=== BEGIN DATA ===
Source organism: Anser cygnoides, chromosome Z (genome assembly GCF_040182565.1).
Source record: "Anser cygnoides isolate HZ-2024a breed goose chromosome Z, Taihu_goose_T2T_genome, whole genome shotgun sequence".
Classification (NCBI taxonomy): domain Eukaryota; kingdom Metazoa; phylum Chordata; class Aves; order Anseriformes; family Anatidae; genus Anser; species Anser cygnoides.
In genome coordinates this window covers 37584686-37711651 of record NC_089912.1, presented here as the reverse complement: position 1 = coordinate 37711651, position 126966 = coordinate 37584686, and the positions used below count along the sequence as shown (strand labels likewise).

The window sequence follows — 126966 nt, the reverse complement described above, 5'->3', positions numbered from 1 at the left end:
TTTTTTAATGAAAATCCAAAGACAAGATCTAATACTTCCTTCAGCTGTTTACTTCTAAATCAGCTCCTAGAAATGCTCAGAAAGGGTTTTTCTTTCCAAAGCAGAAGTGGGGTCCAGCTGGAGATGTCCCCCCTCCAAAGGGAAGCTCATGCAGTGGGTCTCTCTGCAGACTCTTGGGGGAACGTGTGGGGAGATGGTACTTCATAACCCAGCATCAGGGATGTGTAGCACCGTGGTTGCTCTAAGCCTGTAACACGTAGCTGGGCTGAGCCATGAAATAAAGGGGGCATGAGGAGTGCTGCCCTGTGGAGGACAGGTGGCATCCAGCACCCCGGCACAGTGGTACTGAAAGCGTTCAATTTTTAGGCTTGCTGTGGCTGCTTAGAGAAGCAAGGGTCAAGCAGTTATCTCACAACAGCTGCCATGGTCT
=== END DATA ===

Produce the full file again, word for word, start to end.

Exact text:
Source organism: Anser cygnoides, chromosome Z (genome assembly GCF_040182565.1).
Source record: "Anser cygnoides isolate HZ-2024a breed goose chromosome Z, Taihu_goose_T2T_genome, whole genome shotgun sequence".
Classification (NCBI taxonomy): domain Eukaryota; kingdom Metazoa; phylum Chordata; class Aves; order Anseriformes; family Anatidae; genus Anser; species Anser cygnoides.
In genome coordinates this window covers 37584686-37711651 of record NC_089912.1, presented here as the reverse complement: position 1 = coordinate 37711651, position 126966 = coordinate 37584686, and the positions used below count along the sequence as shown (strand labels likewise).

The window sequence follows — 126966 nt, the reverse complement described above, 5'->3', positions numbered from 1 at the left end:
TTTTTTAATGAAAATCCAAAGACAAGATCTAATACTTCCTTCAGCTGTTTACTTCTAAATCAGCTCCTAGAAATGCTCAGAAAGGGTTTTTCTTTCCAAAGCAGAAGTGGGGTCCAGCTGGAGATGTCCCCCCTCCAAAGGGAAGCTCATGCAGTGGGTCTCTCTGCAGACTCTTGGGGGAACGTGTGGGGAGATGGTACTTCATAACCCAGCATCAGGGATGTGTAGCACCGTGGTTGCTCTAAGCCTGTAACACGTAGCTGGGCTGAGCCATGAAATAAAGGGGGCATGAGGAGTGCTGCCCTGTGGAGGACAGGTGGCATCCAGCACCCCGGCACAGTGGTACTGAAAGCGTTCAATTTTTAGGCTTGCTGTGGCTGCTTAGAGAAGCAAGGGTCAAGCAGTTATCTCACAACAGCTGCCATGGTCT